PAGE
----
The very notion of one favorite image is a difficult one. First, I have photos from various parts of the world that are very different from each other. And second, my opinion about photos constantly shifts like the sands of the Sahara Desert. With that caveat, let me mention one of my current favorites.
This photo is one of my favorites not only because we had fabulous light and color, but also because of the memorable experience. Two of us went out for sunrise after a very stormy night that included heavy rain and lightning. As we drove onto farmer roads in the early morning hours of July, it was still very cloudy and dark. As we made a turn deep in a lavender field near Valensole, we glanced over our right shoulder to witness the sun begin to light the clouds in a spectacular display. We both jumped out of the vehicle, quickly set up our tripods and took a few photos. A few moments later, an angry farmer drove up asking what we were doing in his field without permission. The shoot was over and we left quietly, giddy with our results.
What do you hope viewers take away from your images?
The most flattering comment I hear on my photos is “I feel like I’m there”. Whenever I hear that, I know that I’ve touched someone emotionally and managed to draw them into the scenery. That’s the best compliment I could ever get.
What type of camera(s) do you shoot with? What is your favorite lens?
I shoot with Nikon equipment. These days, there are many great camera systems. It just so happens that I started shooting Nikon film cameras years ago, and naturally gravitated to their digital cameras in later years. I currently use a Nikon D850 and have recently purchased the mirrorless Nikon Z7. One thing I love about the Nikon cameras is that they’ve had excellent low-light sensors for many years. I’ve been using Nikon cameras for my night work for a long time with great results. My favorite lens is the Nikon 24-70mm f/2.8 lens — it has the focal length range I use most often. For night work, my favorite lens is the Nikon 14-24mm f/2.8 lens.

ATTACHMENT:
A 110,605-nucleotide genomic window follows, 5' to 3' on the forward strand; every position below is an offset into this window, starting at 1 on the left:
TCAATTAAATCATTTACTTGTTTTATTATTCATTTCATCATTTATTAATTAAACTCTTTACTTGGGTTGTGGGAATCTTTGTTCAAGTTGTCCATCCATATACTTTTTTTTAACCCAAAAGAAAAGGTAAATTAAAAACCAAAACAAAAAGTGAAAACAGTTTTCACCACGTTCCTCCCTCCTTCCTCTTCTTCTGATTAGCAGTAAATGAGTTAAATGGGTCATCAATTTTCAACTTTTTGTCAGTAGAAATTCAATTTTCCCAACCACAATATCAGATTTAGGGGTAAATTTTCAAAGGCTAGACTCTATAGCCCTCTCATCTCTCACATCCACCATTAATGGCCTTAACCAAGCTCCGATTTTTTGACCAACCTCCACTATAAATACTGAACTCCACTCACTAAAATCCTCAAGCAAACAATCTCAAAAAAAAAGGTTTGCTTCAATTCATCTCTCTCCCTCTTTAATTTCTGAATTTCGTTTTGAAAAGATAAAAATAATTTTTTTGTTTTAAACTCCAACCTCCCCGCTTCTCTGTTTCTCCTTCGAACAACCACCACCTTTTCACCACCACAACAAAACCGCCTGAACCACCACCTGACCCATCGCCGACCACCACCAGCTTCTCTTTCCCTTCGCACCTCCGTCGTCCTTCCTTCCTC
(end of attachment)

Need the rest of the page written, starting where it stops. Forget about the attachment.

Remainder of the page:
What is in your camera bag?
My camera bag remains quite heavy at this time. I hope to reduce the weight over time as mirrorless cameras become mainstream and lighter lenses arrive on the market. If you peeked in my camera bag right now, you’d find the following gear:
Nikon D850 camera body
Nikon Z7 camera body
Nikon 14-24mm f/2.8 lens
Nikon 24-70mm f/2/8 lens
Nikon 70-200mm f/4 lens
Nikon 24mm f/1.8G lens
Nikon 300mm f/4 lens
Nikon 1.4x teleconverter
Lee filter kit with an assortment of filters
Remote cable releases for both cameras
What is your favorite photography accessory?
I own a Really Right Stuff carbon fiber tripod. It’s a key part of my workflow in the field, and I consider it my most important accessory. I do a lot of low light photography — a solid tripod and ballhead are essential components for getting sharp images.
What piece of equipment would you most like to get but don’t have yet?
I’m pretty happy with my present gear. But if I had to choose, I’d love to get the latest Nikon lenses built specifically for the Nikon Z mirrorless cameras.